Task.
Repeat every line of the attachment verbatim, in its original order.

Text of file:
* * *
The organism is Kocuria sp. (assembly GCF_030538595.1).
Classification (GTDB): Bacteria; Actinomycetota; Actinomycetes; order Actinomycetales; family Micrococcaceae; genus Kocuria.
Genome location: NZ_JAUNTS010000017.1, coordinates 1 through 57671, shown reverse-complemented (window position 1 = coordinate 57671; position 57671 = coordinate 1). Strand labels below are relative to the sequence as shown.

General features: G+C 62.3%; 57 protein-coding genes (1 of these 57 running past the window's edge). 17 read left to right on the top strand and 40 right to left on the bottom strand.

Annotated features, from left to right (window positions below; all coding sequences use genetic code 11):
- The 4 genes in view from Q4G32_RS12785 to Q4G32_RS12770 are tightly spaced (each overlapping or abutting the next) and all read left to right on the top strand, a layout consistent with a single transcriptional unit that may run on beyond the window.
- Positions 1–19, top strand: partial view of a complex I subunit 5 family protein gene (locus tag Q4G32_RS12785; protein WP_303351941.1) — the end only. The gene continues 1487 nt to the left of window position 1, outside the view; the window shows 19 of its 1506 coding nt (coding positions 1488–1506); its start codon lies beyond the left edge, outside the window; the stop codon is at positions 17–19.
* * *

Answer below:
The organism is Kocuria sp. (assembly GCF_030538595.1).
Classification (GTDB): Bacteria; Actinomycetota; Actinomycetes; order Actinomycetales; family Micrococcaceae; genus Kocuria.
Genome location: NZ_JAUNTS010000017.1, coordinates 1 through 57671, shown reverse-complemented (window position 1 = coordinate 57671; position 57671 = coordinate 1). Strand labels below are relative to the sequence as shown.

General features: G+C 62.3%; 57 protein-coding genes (1 of these 57 running past the window's edge). 17 read left to right on the top strand and 40 right to left on the bottom strand.

Annotated features, from left to right (window positions below; all coding sequences use genetic code 11):
- The 4 genes in view from Q4G32_RS12785 to Q4G32_RS12770 are tightly spaced (each overlapping or abutting the next) and all read left to right on the top strand, a layout consistent with a single transcriptional unit that may run on beyond the window.
- Positions 1–19, top strand: partial view of a complex I subunit 5 family protein gene (locus tag Q4G32_RS12785; protein WP_303351941.1) — the end only. The gene continues 1487 nt to the left of window position 1, outside the view; the window shows 19 of its 1506 coding nt (coding positions 1488–1506); its start codon lies beyond the left edge, outside the window; the stop codon is at positions 17–19.